Representatives from the Rowan Art Gallery were present at the pop-up garden. - Arts & Entertainment Editor/Tara Lonsdorf

On Thursday, a once-vacant lot of land on East High St. burst into bloom with the assistance of the Department of Geography, Planning and Sustainability (GPS). The pop-up night garden, the most recent in GPS’s series of pop-up events, explored urban land-use while also inviting students and members of the Glassboro community to interact with their community space.

According to Jennifer Kitson, assistant professor within GPS, the garden was intended to embody sustainable and collaborative practices of public areas. The project saw partnership with Rowan’s School of Earth and Environment, College of Performing Arts, Creative Glassboro, Nexus Properties, the Glassboro community, and the Mosaic Family Success Center.

“The public and the university community are invited to see how these students apply the principles of creative placemaking in an unused space in downtown Glassboro,” Kitson wrote in an email. “Through twinning arts, culture, and environmental goals, this temporary event is intended to contribute to building long-term social capital and civic engagement.”

Mahburbur Meenar, an associate professor of Geographic Information Science within the GPS Department, was involved in the organizational stages of this event and was responsible for making partnerships with Creative Glassboro, Nexus Apartments and other community organizations. He also saw this pop-up event as an ideal chance to have his own students learn about qualitative mapping from a practical scenario.

Students represrnt Rowan’s Geography Club at the pop-up garden. – Arts & Entertainment Editor/Tara Lonsdorf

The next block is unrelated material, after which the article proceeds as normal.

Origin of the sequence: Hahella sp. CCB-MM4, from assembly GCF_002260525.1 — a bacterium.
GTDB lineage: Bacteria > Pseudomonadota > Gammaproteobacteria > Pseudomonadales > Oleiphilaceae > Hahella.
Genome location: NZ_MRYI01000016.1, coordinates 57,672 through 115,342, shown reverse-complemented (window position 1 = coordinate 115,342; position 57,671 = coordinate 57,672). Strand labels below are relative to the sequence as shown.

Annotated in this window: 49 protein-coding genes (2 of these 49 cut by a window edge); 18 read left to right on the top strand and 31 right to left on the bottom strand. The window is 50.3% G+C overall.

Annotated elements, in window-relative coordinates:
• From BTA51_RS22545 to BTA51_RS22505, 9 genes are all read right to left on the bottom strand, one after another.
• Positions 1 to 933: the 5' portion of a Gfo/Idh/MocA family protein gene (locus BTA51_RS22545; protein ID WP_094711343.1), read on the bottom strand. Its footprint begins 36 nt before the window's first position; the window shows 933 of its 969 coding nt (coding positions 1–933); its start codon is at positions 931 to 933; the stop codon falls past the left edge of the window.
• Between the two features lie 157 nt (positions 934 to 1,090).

“Today, [students from] my class, geovisualization, are collecting data on how people are moving from one station to another based on the activity and they are taking times for this data,” Meenar said. “Then they’re going to analyze this on a heat map for how people are behaving and responding to different types of activities.”

Senior Joseph Foti, a disaster preparedness and emergency management major taking Meenar’s class, believes that the skills learned through this project will have useful applications in his future career.

“There’s a lot of mapping that goes into [disaster preparedness],” Foti said. “Geovisualization is about how to present maps and show them off. So even though I don’t need the class to complete my degree, it seems like a very useful skill to work towards.”

Present at the event were representatives from the Rowan University Art Gallery, Geography Club and the Creative Glassboro Commission. According to Meenar, this cooperative event has been about a year in the making.

“We started talking about it last year,” he said. “Jen Kitson, Megan Bucknum and I, for a class had a pop-up movie event last year that was on Rowan’s campus. So here, we decided to do [this event] in the downtown area with the community and to have it planned with the community and the university. I’d say it was a collaboration.”

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